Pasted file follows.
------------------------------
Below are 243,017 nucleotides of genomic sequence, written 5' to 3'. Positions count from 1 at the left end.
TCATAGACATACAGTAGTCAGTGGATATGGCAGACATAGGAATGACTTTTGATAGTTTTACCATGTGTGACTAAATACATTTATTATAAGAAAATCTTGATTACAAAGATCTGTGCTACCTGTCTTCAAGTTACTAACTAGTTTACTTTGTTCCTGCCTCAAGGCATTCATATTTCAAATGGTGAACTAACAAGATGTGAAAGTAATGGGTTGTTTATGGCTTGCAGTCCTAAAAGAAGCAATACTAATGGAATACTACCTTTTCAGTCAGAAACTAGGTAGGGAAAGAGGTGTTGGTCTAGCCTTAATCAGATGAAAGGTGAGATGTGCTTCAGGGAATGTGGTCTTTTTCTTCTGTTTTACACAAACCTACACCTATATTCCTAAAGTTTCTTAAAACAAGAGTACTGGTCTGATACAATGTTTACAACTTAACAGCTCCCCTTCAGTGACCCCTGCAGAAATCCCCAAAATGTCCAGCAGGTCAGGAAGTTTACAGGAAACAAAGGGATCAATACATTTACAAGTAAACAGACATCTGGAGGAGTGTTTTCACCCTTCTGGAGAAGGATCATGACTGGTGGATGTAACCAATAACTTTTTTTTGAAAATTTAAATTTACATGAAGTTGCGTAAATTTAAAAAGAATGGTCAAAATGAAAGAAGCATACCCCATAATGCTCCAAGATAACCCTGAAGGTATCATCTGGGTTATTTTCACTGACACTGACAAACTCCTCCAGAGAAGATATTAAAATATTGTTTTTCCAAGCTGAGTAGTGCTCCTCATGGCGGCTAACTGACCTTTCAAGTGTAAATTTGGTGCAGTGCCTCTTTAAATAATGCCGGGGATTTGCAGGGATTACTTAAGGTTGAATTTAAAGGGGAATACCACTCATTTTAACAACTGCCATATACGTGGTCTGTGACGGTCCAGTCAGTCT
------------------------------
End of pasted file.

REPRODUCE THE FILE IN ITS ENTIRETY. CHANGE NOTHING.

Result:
Below are 243,017 nucleotides of genomic sequence, written 5' to 3'. Positions count from 1 at the left end.
TCATAGACATACAGTAGTCAGTGGATATGGCAGACATAGGAATGACTTTTGATAGTTTTACCATGTGTGACTAAATACATTTATTATAAGAAAATCTTGATTACAAAGATCTGTGCTACCTGTCTTCAAGTTACTAACTAGTTTACTTTGTTCCTGCCTCAAGGCATTCATATTTCAAATGGTGAACTAACAAGATGTGAAAGTAATGGGTTGTTTATGGCTTGCAGTCCTAAAAGAAGCAATACTAATGGAATACTACCTTTTCAGTCAGAAACTAGGTAGGGAAAGAGGTGTTGGTCTAGCCTTAATCAGATGAAAGGTGAGATGTGCTTCAGGGAATGTGGTCTTTTTCTTCTGTTTTACACAAACCTACACCTATATTCCTAAAGTTTCTTAAAACAAGAGTACTGGTCTGATACAATGTTTACAACTTAACAGCTCCCCTTCAGTGACCCCTGCAGAAATCCCCAAAATGTCCAGCAGGTCAGGAAGTTTACAGGAAACAAAGGGATCAATACATTTACAAGTAAACAGACATCTGGAGGAGTGTTTTCACCCTTCTGGAGAAGGATCATGACTGGTGGATGTAACCAATAACTTTTTTTTGAAAATTTAAATTTACATGAAGTTGCGTAAATTTAAAAAGAATGGTCAAAATGAAAGAAGCATACCCCATAATGCTCCAAGATAACCCTGAAGGTATCATCTGGGTTATTTTCACTGACACTGACAAACTCCTCCAGAGAAGATATTAAAATATTGTTTTTCCAAGCTGAGTAGTGCTCCTCATGGCGGCTAACTGACCTTTCAAGTGTAAATTTGGTGCAGTGCCTCTTTAAATAATGCCGGGGATTTGCAGGGATTACTTAAGGTTGAATTTAAAGGGGAATACCACTCATTTTAACAACTGCCATATACGTGGTCTGTGACGGTCCAGTCAGTCT